I’ve been using WordPress for a long time now because it’s such an easy content management system (CMS) to setup and manage. A big piece of that ease of use comes with the great WordPress plugins that the developer community has created and shared. There are a ton of articles out there listing various plugins, and you can find a plugin that will do nearly any obscure thing you might want, but for this article I’m just going to share the best WordPress plugins that I continue to use on all the sites I build.
The Best WordPress Plugins That I Always Install
WordPress SEO (Yoast SEO)
This WordPress SEO plugin is a must have for getting your site to rank in search engines. It lets you easily see what your site will look like in Google and change the title and description tags to whatever you think will be most enticing to your potential visitors. It’ll also let you enter the primary keyword you’re interested in ranking for and let you know how well you did including in the content of your site.
Once you’ve set that primary keyword and hit the save/update button you’ll be able to take a look at the page analysis which will give you an in-depth ranking for various SEO ranking factors. These are just best practices, so I’d recommend making sure the article is focused on the readers first and SEO second (i.e. don’t write bad copy just to try and meet all the SEO requirements).
If my site is going to allow comments, I’ll install the Disqus WordPress comment system. This plugin replaces the default WordPress comments with Disqus. They are focused on building a comment system which I feel ends up creating a better product. I used to waste a lot of time trying to filter out spam comments and keep track of comments from various blogs. With Disqus they’ve got filtering measures built-in (if you’re using WordPress comments you’ll want Akismet activated for this) and you can control your comments from within WordPress or view all your sites by logging into disqus.com (note: you’ll also need to setup an account with Disqus to get it going).
Yet Another Related Posts Plugin (YARPP)
If you’re running a WordPress blog you generally want to encourage people to stay on your site and read more than one article, especially if there is other content that will be useful to them. The Yet Another Related Posts Plugin is an easy way to surface similar posts that the reader might be interested in and can decrease your bounce rate. It’ll match articles based on what you’ve entered in the copy and if you use keywords and categories you can improve the accuracy.
YARPP will place these related posts after your article using a few pre-built templates or you can make your own. If you want to drop it somewhere else in your page you can add a call into your single post template like this:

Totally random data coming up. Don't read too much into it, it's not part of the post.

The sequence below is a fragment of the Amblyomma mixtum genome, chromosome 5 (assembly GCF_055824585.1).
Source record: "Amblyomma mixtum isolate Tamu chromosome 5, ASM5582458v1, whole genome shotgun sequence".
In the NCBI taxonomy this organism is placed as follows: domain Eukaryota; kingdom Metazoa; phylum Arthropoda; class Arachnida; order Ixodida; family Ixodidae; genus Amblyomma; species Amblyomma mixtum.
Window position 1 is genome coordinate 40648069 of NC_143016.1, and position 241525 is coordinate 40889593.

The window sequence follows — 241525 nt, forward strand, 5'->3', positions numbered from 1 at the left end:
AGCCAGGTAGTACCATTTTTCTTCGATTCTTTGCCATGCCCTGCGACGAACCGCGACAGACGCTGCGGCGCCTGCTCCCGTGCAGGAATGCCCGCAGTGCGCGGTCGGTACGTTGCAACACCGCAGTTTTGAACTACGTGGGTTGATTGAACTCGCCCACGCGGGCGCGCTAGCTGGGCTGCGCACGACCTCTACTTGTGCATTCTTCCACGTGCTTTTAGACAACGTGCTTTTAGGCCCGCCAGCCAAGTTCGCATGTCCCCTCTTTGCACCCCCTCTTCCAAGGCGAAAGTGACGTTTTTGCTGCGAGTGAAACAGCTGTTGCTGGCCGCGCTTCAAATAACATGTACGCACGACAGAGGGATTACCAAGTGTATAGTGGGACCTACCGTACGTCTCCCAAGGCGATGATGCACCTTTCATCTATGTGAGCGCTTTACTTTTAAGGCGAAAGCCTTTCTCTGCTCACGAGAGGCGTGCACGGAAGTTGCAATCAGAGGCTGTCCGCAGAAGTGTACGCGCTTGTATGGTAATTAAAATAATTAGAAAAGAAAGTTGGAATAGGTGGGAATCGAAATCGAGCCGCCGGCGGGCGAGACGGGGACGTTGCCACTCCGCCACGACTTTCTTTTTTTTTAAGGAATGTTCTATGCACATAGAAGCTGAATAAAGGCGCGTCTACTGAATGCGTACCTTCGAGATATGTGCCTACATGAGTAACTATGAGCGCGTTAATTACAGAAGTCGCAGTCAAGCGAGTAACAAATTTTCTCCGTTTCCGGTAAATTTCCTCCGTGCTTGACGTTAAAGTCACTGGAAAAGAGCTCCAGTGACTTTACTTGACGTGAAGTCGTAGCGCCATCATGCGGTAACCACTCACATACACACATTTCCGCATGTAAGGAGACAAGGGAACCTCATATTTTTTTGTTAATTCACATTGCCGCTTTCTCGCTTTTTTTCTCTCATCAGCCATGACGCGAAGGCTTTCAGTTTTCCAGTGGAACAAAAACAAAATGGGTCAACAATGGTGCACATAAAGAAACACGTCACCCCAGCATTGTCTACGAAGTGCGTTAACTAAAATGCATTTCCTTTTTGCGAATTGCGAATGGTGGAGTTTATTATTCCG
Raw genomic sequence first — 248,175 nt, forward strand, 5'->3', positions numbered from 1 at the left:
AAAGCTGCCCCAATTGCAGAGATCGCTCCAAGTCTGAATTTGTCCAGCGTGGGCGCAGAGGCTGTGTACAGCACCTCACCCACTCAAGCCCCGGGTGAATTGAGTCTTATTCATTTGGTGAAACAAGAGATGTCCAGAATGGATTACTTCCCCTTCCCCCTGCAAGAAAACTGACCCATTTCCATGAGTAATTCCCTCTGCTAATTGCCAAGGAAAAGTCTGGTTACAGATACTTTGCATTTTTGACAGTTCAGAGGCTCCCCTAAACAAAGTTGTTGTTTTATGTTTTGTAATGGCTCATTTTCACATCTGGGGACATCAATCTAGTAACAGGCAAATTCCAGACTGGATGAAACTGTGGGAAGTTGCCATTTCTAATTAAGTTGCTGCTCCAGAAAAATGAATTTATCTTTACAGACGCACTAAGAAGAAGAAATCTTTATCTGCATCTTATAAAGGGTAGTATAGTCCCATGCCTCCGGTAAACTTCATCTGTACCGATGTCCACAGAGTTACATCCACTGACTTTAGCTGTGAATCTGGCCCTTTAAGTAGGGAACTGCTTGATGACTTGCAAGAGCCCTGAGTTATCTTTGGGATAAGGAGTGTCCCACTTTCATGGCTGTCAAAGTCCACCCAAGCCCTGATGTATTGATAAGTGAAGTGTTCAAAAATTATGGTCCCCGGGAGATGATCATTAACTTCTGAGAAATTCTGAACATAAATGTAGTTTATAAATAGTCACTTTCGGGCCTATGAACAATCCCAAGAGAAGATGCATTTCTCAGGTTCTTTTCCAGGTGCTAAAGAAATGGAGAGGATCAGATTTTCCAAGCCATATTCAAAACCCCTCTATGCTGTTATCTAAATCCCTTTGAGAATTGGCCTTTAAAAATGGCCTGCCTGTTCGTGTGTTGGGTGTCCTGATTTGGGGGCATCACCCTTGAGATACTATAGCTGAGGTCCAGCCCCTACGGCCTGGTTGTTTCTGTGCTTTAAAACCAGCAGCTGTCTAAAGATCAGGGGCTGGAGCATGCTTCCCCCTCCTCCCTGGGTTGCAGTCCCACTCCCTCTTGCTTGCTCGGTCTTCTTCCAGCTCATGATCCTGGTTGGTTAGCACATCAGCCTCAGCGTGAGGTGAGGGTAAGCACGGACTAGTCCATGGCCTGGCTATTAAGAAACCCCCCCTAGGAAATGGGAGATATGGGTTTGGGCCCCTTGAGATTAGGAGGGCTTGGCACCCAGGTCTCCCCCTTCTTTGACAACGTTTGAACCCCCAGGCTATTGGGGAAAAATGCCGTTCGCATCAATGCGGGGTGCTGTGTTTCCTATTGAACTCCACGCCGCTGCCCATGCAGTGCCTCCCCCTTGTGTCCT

<?php related_posts(); ?>
The Best WordPress Plugins to Speed Up Your Site
W3 Total Cache
There are a bunch of good tutorials on how to set W3 Total Cache up out there and it’d take more than this article for me to dive in, here’s a good example tutorial: http://code.tutsplus.com/tutorials/configuring-w3-total-cache-general-settings-i–cms-20920
If you’ve done a ton of creating, deleting, editing, etc of your posts it’s not a bad idea to install WP Clean Up and let it clean up your database to keep things running quickly. Definitely backup your data just in case (I’ve never had a problem, but be safe), here’s how you can do that: http://codex.wordpress.org/Backing_Up_Your_Database (near the bottom there is a plugin you can use if you’re not comfortable with the other methods).
The Best WordPress Plugins for Coders
Raw HTML Pro
If you know HTML and occasionally want to write some more complex code without WordPress adding in line breaks and other automatic formatting Raw HTML Pro will come in handy. It lets you disable that formatting on a post by post basis. The pro version is worth the upgrade if you find it useful. It fixes issues switching between code/text edit mode.
If you’re ever sharing code samples (like I do on this blog) this will come in handy. You can wrap it in pre and code tags and it’ll display nicely. For example:
// I wrapped this in <pre> and <code> tags so you can see the code
Single Post Template
This plugin lets you create multiple post templates that you can choose from in each post (just like you can do with pages). Just simply create a template and give it a name at the top like:
<?php /* Single Post Template:Fancy Post */ ?>
The Best WordPress Plugins for Social Sharing
AddThis for WordPress
AddThis is a simple way to add social sharing buttons to your site. It has literally every social site you can imagine (probably too many, but you can customize it). If you only want to use a couple I typically just embed myself, but if you want to add a bunch this really comes in handy. You can also select not to show at the top or bottom of posts and instead add your own custom code to place the links wherever you want like this:
<?php do_action( 'addthis_widget', get_permalink(), get_the_title(), array( 'type' => 'custom', 'size' => '16', // size of the icons. Either 16 or 32 'services' => 'facebook,twitter,google_plusone_share,linkedin,pinterest_share', // the services you want to always appear 'preferred' => '0', // the number of auto personalized services 'more' => false, // if you want to have a more button at the end 'counter' => false // if you want a counter and the style of it )); ?>
Revive Old Post (Former Tweet Old Post)
If you’re creating content that is ‘evergreen’ (meaning it is always relevant not like a news item) it can be handy to try and get fresh eyes on it by reposting it to twitter. Revive Old Post will automatically tweet out old articles to your Twitter account on a schedule. Keep in mind you won’t want to seem spammy by tweeting too often, especially if you don’t have many articles.